Wednesday, August 26, 2009

A patent attorney who gets it!

Many kudos to Stephan Kinsella, who is a patent attorney who writes at the againstmonopoly.org blog. He posts a nice rebuke to Randall Mayes, and makes the case that patents in general are not necessarily efficient in encouraging innovation, and are de facto usurpations of property rights (making all my statements about the scope and effect of gene patents true, not fiction). His post can be read here. He also lends his support to my responses to Chris Holman, writing here. I have added his blog to my blogroll too, and will be following it diligently.

5 comments:

Dale B. Halling said...

Kinsella perpetuates the myth that patents are inconsistent with a free market. The basis for this point of view is the "scaricty theory of property rights". This scarcity theory is incorrect both historically and factually - see http://hallingblog.com/2009/06/22/scarcity-–-does-it-prove-intellectual-property-is-unjustified/

drkoepsell said...

Dale, scarcity is not the basis for Kinsella's arguments, as best I can deduce, nor is it the basis for mine. See here

Stephan Kinsella said...

David, Halling is correct in one way: my argument is a libertarian-Lockean one that is based on the recognition that property rgihts are rights of control to scarce resources. Of course, as Hoppe notes in his withering retort to a critical review by Loren Lomasky (p. 411 of Economics and Ethics of Private Property): "Like most contemporary philosophers, Lomasky gives no indication that he has grasped the elementary yet fundamental point that any political philosophy which is not construed as a theory of property rights fails entirely in its own objective and thus must be discarded from the outset as praxeologically meaningless moonshine."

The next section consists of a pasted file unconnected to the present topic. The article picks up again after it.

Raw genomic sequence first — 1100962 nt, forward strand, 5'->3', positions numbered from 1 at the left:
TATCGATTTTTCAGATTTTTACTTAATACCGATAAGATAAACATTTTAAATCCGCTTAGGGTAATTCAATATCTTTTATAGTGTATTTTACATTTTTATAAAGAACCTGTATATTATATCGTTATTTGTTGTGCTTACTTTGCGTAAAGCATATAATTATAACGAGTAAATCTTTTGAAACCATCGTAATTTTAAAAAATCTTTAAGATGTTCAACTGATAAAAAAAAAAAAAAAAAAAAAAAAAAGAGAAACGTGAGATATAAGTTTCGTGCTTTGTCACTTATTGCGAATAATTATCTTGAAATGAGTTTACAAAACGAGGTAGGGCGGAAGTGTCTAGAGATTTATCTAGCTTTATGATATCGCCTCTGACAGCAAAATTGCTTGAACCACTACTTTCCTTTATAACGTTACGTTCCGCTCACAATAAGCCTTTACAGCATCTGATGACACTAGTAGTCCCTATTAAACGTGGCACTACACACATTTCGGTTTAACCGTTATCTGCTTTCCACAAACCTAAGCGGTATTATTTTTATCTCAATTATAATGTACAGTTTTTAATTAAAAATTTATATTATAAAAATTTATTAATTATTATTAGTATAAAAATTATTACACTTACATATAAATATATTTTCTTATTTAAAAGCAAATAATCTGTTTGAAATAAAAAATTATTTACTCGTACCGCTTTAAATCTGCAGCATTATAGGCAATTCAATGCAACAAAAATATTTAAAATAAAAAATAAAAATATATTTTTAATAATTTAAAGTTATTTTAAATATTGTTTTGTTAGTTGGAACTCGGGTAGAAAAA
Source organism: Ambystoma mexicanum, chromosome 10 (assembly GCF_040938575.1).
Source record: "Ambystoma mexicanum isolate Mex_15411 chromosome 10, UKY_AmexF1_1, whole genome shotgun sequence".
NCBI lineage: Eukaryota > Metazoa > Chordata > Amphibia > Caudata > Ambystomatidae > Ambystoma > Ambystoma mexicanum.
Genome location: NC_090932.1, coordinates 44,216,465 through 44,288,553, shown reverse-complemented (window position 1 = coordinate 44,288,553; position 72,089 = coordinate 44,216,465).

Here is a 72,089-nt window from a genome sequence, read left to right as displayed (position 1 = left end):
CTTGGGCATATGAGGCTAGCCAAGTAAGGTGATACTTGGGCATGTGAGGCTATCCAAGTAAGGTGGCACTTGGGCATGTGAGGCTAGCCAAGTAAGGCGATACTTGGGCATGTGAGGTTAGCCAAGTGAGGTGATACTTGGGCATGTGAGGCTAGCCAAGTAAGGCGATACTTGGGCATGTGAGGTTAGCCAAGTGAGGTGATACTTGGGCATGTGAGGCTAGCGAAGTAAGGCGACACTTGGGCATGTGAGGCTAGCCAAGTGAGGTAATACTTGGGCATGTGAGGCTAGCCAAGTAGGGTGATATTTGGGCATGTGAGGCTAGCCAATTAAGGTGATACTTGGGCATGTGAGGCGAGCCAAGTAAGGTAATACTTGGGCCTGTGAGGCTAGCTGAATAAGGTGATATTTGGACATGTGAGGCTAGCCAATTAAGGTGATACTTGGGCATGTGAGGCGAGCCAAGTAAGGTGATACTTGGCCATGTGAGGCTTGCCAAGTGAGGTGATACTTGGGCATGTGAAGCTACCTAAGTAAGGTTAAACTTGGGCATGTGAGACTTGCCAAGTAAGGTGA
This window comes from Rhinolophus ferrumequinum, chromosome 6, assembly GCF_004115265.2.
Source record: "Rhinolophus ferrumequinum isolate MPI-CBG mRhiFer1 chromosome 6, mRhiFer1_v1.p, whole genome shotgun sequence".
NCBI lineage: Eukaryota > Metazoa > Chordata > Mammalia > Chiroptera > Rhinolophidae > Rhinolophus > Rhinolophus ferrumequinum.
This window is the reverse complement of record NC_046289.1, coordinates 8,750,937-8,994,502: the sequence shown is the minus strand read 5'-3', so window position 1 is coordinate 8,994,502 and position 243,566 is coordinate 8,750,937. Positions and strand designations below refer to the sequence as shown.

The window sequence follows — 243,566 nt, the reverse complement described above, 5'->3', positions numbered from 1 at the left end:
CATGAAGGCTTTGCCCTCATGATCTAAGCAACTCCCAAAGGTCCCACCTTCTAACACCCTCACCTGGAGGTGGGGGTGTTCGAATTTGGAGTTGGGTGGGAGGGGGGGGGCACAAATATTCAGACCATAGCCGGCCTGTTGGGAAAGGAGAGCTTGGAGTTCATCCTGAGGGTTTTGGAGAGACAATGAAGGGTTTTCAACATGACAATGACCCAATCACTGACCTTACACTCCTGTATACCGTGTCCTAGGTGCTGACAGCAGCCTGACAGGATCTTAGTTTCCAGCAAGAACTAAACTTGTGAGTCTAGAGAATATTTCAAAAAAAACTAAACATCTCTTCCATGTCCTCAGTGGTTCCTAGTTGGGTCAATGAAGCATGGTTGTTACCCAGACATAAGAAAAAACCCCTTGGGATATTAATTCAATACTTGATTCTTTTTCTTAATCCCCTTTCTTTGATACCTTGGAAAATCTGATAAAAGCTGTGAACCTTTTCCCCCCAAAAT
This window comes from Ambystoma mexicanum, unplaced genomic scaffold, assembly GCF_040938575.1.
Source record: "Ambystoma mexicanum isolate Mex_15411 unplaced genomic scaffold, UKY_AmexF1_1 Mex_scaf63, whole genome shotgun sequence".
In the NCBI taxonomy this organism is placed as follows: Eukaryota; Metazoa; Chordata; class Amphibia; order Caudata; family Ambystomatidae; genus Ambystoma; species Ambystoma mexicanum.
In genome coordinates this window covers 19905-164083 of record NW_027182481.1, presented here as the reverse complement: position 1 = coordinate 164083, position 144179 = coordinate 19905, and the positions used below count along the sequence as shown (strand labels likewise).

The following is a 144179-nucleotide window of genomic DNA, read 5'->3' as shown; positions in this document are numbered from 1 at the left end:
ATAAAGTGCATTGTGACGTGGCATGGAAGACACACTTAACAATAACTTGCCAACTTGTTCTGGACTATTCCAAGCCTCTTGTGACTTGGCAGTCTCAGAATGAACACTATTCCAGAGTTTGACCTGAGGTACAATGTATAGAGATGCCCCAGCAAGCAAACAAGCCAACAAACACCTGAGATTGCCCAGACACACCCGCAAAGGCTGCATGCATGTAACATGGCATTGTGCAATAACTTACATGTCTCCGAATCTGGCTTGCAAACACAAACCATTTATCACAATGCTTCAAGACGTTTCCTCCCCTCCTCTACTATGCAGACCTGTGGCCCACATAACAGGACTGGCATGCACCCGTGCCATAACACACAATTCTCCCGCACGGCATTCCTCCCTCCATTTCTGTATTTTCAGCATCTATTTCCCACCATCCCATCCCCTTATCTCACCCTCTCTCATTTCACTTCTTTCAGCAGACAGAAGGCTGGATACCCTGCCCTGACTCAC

In any event, I provided a lengthier response here to Halling's similar comment on my own blog post (which is too long to repost here).

drkoepsell said...

In a free market, governmentally-created monopolies would not alter prices as they do under the current IP regime. Rather, individuals valuing goods according to their subjective valuations would decide prices. IP is artificial scarcity, and skews the free market artificially.

Pavan sharma said...
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